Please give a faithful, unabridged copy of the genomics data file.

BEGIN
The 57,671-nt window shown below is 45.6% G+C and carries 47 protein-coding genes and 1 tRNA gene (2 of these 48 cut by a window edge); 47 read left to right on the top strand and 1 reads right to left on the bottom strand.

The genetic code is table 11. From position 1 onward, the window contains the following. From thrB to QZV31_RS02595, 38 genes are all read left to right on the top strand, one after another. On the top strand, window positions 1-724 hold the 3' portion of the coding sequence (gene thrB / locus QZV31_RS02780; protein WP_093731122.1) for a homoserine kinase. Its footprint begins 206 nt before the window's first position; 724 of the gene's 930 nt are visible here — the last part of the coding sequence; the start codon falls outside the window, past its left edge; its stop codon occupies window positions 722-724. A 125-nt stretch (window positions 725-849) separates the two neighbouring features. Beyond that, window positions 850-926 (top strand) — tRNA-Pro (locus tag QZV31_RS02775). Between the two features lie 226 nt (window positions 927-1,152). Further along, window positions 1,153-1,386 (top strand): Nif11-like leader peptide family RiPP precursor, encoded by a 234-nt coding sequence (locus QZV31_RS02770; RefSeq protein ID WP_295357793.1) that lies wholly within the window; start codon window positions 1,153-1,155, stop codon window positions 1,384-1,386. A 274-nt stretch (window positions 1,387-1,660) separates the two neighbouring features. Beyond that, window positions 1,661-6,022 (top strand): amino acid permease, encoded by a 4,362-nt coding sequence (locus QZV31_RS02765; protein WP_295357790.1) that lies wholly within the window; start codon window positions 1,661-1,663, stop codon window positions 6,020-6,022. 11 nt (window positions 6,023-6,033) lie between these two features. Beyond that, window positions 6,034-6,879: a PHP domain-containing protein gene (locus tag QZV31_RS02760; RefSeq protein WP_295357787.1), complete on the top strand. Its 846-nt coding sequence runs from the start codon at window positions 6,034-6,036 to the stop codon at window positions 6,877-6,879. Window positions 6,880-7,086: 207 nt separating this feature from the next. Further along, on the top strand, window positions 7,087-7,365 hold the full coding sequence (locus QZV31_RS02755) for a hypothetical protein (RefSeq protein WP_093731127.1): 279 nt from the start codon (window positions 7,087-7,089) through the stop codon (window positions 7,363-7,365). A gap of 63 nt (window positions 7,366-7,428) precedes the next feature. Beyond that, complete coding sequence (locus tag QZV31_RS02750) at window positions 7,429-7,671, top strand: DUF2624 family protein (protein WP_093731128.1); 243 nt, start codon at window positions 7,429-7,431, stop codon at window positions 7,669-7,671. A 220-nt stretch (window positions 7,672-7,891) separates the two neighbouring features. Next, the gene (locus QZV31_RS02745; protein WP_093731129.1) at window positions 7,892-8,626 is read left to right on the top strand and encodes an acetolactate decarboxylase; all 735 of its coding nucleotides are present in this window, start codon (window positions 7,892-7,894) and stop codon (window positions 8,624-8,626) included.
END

The 57,671-nt window shown below is 45.6% G+C and carries 47 protein-coding genes and 1 tRNA gene (2 of these 48 cut by a window edge); 47 read left to right on the top strand and 1 reads right to left on the bottom strand.

The genetic code is table 11. From position 1 onward, the window contains the following. From thrB to QZV31_RS02595, 38 genes are all read left to right on the top strand, one after another. On the top strand, window positions 1-724 hold the 3' portion of the coding sequence (gene thrB / locus QZV31_RS02780; protein WP_093731122.1) for a homoserine kinase. Its footprint begins 206 nt before the window's first position; 724 of the gene's 930 nt are visible here — the last part of the coding sequence; the start codon falls outside the window, past its left edge; its stop codon occupies window positions 722-724. A 125-nt stretch (window positions 725-849) separates the two neighbouring features. Beyond that, window positions 850-926 (top strand) — tRNA-Pro (locus tag QZV31_RS02775). Between the two features lie 226 nt (window positions 927-1,152). Further along, window positions 1,153-1,386 (top strand): Nif11-like leader peptide family RiPP precursor, encoded by a 234-nt coding sequence (locus QZV31_RS02770; RefSeq protein ID WP_295357793.1) that lies wholly within the window; start codon window positions 1,153-1,155, stop codon window positions 1,384-1,386. A 274-nt stretch (window positions 1,387-1,660) separates the two neighbouring features. Beyond that, window positions 1,661-6,022 (top strand): amino acid permease, encoded by a 4,362-nt coding sequence (locus QZV31_RS02765; protein WP_295357790.1) that lies wholly within the window; start codon window positions 1,661-1,663, stop codon window positions 6,020-6,022. 11 nt (window positions 6,023-6,033) lie between these two features. Beyond that, window positions 6,034-6,879: a PHP domain-containing protein gene (locus tag QZV31_RS02760; RefSeq protein WP_295357787.1), complete on the top strand. Its 846-nt coding sequence runs from the start codon at window positions 6,034-6,036 to the stop codon at window positions 6,877-6,879. Window positions 6,880-7,086: 207 nt separating this feature from the next. Further along, on the top strand, window positions 7,087-7,365 hold the full coding sequence (locus QZV31_RS02755) for a hypothetical protein (RefSeq protein WP_093731127.1): 279 nt from the start codon (window positions 7,087-7,089) through the stop codon (window positions 7,363-7,365). A gap of 63 nt (window positions 7,366-7,428) precedes the next feature. Beyond that, complete coding sequence (locus tag QZV31_RS02750) at window positions 7,429-7,671, top strand: DUF2624 family protein (protein WP_093731128.1); 243 nt, start codon at window positions 7,429-7,431, stop codon at window positions 7,669-7,671. A 220-nt stretch (window positions 7,672-7,891) separates the two neighbouring features. Next, the gene (locus QZV31_RS02745; protein WP_093731129.1) at window positions 7,892-8,626 is read left to right on the top strand and encodes an acetolactate decarboxylase; all 735 of its coding nucleotides are present in this window, start codon (window positions 7,892-7,894) and stop codon (window positions 8,624-8,626) included.